A big corporation asks me to do a live performance since the one I gave in real life went well. This time I do not feel engaged enough to do a good job. I’ve brought along some index cards but can’t find them in my purse and every time I stop to dig for them I lose my thread and audience so I plod on. Everything and everybody is twitching. The crowd and I are standing in a big drafty old factory floor that’s not quite been transformed into something else. It’s the kind of building that used to abound in the West 30s and 40s when I first moved to New York. I am rambling while worrying idly that I’m not worrying when the roof begins to crumble and then bursts into flames. Again, I think, since the roof of Chelsea Market burst into flames earlier this month as I was getting fired. Everyone runs out but me and a tall woman with beautiful arms and copper skin and eyes. She and I are detached, watching the drama unfold. Then we turn to each other and Continue Reading →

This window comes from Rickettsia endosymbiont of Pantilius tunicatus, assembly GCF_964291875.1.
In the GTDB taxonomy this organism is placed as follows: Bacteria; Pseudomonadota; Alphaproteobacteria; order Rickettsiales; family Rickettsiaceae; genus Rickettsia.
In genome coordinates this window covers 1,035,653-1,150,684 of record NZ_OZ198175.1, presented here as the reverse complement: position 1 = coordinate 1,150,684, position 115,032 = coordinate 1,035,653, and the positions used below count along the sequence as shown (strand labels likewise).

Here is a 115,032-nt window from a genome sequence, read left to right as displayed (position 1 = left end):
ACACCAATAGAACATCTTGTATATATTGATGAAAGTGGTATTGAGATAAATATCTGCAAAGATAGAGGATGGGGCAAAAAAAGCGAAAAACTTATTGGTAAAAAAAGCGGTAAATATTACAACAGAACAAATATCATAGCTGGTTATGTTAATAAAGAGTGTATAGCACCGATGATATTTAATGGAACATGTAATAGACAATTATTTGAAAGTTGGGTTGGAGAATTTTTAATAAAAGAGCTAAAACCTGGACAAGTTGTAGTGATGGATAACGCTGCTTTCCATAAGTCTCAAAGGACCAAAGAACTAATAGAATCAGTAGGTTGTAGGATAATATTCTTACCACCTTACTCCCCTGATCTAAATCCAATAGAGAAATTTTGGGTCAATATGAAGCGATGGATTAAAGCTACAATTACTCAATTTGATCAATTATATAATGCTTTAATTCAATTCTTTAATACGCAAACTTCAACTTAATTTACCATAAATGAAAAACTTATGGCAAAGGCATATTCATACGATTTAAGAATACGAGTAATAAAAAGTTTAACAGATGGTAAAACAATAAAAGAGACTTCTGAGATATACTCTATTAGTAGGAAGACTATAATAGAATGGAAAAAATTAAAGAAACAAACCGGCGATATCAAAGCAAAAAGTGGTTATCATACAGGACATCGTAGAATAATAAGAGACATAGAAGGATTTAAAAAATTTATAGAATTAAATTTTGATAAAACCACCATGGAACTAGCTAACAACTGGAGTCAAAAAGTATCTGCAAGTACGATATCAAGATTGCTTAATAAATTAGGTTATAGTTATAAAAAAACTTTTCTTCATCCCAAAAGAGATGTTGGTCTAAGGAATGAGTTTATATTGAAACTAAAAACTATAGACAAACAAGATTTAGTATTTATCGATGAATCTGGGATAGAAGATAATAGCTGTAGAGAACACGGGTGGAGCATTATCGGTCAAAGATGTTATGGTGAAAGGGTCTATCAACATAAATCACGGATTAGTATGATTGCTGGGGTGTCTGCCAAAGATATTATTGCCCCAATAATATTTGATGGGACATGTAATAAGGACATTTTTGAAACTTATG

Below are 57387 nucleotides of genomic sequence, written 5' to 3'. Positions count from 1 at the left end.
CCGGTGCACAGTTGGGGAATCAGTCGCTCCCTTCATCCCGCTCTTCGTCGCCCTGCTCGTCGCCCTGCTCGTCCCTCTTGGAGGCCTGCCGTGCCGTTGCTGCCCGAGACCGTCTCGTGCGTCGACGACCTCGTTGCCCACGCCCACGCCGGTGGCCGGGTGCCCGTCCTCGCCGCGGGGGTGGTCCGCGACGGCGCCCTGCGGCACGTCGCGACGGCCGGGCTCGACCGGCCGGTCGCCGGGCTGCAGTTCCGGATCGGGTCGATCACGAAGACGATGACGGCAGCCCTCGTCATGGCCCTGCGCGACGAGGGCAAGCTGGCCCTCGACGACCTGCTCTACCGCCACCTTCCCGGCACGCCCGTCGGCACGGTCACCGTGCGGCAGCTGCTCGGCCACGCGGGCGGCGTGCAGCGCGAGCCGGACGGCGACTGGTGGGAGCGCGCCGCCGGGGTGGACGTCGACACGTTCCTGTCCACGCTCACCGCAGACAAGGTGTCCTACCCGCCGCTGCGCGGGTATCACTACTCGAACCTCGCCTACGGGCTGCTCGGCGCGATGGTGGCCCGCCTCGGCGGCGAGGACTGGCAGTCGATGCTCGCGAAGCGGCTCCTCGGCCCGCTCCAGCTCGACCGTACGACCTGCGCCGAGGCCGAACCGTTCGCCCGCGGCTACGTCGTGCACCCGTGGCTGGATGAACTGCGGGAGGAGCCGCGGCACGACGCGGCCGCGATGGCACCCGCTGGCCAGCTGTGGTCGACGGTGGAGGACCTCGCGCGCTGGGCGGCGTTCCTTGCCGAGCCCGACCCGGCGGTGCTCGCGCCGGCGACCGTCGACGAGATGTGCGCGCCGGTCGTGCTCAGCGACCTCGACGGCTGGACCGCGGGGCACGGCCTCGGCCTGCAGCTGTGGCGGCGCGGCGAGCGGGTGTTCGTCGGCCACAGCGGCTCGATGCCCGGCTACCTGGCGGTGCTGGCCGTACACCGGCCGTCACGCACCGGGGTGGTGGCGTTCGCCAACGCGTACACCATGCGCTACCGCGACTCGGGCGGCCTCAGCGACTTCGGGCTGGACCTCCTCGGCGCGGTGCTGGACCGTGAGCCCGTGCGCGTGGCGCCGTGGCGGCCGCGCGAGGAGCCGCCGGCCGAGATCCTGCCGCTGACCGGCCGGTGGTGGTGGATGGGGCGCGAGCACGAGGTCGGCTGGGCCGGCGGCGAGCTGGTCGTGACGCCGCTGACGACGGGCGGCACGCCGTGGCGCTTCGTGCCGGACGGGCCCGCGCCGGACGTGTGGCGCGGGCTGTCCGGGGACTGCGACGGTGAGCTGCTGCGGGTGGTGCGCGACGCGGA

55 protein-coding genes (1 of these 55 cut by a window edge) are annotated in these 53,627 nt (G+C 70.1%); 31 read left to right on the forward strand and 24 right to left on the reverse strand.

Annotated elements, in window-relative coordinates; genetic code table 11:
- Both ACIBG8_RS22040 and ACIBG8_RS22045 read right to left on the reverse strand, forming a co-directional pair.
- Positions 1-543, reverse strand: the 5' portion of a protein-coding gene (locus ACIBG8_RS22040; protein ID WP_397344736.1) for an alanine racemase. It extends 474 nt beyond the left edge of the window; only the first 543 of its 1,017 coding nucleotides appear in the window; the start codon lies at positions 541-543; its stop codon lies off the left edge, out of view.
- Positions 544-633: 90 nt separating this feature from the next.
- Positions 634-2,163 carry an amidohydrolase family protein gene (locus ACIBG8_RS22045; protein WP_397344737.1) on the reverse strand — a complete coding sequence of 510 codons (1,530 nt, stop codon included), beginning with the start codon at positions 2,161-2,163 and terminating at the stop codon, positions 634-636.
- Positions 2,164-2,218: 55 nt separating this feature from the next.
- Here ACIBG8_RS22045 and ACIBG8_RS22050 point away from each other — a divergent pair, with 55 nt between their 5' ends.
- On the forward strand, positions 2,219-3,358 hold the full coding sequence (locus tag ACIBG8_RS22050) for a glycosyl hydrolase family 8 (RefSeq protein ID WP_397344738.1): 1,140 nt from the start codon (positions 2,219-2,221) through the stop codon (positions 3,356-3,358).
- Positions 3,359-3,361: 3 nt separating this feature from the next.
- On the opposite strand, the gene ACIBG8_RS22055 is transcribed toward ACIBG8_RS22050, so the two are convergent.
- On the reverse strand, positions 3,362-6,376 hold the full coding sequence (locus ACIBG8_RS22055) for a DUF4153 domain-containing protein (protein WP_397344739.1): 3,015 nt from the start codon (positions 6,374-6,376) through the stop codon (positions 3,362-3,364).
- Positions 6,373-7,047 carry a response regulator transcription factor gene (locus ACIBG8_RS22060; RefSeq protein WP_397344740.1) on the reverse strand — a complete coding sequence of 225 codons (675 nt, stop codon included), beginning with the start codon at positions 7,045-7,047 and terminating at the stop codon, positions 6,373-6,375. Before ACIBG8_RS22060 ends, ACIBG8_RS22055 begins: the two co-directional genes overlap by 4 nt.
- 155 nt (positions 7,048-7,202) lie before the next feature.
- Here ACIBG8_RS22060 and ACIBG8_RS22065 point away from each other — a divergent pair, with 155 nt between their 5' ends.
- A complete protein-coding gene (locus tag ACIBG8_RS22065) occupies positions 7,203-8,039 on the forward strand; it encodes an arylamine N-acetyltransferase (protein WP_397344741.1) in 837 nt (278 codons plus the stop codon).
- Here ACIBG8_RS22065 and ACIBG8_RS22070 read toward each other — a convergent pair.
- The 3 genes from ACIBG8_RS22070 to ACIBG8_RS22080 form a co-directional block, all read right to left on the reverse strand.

It was the newly renovated Quad Cinema, and I’d scored a ticket because I was presenting the Emily Dickinson film, “A Quiet Passion,” to a cinema club later in the week. Normally I would not be spending such a beautiful afternoon indoors, but I’d had a terrible writing morning—the sort that robs one of all confidence and joy—and I was keen to get out of my house, neighborhood, and head, in that order.
The new Quad seemed a lot like the old Quad, down to ticketing confusion and the long, skinny screening rooms with tiny screens, but the seats were more comfortable and the film, a stately swoon. I settled into the story that had begun 20 minutes before my arrival, and tried to block everything out.
Dickinson was bright and glaring in her strong tempers, with the knit brow and bitten lip of a nineteenth-century woman heeding too many wrong lessons. She and her kin bickered against the austere backdrop of their Amherst estate, and I sat back against red cushions and exhaled in pleasure. This was not the New England of so many films-forbidding and confined to a palette of greys and more greys. This was the New England I long for 25 years after emigrating to New York: amused and amusing, with bursts of colors so extravagant that there’s no point in competing with your own person. Continue Reading →